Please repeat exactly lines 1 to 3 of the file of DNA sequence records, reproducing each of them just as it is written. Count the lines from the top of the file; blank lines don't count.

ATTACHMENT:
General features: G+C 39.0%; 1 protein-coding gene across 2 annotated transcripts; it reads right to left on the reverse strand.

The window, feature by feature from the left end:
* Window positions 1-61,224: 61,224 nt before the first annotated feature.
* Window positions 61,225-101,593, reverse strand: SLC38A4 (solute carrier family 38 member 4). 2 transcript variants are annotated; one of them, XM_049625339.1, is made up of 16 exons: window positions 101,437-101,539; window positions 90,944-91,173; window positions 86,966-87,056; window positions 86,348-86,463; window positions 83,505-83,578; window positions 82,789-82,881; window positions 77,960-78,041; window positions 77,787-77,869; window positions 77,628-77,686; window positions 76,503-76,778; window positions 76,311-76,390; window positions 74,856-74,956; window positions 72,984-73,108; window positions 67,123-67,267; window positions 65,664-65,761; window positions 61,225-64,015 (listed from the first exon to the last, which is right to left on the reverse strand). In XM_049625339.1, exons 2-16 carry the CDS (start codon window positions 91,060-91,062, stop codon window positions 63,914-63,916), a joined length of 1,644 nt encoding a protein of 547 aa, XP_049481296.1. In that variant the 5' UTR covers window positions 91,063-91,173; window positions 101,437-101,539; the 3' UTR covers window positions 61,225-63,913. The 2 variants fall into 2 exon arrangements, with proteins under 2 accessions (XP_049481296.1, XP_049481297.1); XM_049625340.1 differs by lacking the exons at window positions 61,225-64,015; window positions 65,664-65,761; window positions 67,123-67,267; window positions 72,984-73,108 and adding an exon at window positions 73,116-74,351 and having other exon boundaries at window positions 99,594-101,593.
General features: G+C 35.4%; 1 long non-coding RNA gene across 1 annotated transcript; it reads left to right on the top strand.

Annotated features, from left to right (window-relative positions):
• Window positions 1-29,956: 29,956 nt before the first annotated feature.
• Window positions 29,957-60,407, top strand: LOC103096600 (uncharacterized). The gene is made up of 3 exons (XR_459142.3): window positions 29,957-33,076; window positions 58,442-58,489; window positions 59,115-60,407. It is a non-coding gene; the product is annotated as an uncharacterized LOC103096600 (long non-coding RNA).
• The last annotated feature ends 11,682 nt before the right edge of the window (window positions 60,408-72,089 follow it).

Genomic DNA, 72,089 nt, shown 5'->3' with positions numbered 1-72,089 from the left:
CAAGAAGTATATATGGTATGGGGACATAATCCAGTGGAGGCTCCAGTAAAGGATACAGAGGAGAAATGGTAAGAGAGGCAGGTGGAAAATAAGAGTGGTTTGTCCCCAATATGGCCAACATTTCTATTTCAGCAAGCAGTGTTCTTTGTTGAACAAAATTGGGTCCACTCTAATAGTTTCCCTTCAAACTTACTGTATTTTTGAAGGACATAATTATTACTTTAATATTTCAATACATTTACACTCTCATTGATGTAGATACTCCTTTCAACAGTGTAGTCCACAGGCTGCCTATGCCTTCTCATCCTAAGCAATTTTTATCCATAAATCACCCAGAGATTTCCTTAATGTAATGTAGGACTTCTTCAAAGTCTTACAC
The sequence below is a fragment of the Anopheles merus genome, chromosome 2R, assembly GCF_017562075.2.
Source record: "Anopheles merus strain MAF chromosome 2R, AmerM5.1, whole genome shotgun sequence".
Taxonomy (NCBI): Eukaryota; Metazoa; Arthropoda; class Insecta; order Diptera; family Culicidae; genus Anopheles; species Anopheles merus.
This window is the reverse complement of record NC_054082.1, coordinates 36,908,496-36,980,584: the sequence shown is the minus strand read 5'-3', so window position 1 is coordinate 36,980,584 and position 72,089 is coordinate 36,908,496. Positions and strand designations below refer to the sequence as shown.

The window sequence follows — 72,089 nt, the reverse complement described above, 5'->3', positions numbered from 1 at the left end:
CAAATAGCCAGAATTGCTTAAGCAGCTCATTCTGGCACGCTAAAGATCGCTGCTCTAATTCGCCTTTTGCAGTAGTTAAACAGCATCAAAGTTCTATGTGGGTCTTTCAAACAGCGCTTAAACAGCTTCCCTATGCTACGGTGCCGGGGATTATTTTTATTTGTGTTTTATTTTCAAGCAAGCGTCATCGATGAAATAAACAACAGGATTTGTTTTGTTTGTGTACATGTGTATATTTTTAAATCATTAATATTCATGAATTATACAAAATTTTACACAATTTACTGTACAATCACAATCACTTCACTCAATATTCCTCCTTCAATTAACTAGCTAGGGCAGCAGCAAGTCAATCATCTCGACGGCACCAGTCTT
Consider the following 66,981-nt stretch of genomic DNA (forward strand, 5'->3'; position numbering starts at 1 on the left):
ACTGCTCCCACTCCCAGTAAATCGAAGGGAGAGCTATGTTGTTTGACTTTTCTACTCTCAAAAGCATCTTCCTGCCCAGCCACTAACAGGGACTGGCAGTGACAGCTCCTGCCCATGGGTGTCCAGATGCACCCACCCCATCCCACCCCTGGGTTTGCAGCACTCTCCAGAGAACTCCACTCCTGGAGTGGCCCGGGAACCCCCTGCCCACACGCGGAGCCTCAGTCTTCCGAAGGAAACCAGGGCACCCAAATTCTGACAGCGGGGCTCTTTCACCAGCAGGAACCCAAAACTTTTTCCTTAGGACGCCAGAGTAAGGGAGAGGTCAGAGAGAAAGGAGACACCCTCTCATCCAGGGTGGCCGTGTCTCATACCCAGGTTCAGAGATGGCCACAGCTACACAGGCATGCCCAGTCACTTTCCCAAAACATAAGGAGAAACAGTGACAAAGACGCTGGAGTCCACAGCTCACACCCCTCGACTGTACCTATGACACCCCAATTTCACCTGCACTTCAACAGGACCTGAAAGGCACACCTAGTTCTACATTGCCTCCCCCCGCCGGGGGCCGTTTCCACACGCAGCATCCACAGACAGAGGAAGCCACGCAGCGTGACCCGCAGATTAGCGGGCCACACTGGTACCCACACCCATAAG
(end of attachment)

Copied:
General features: G+C 39.0%; 1 protein-coding gene across 2 annotated transcripts; it reads right to left on the reverse strand.

The window, feature by feature from the left end:
* Window positions 1-61,224: 61,224 nt before the first annotated feature.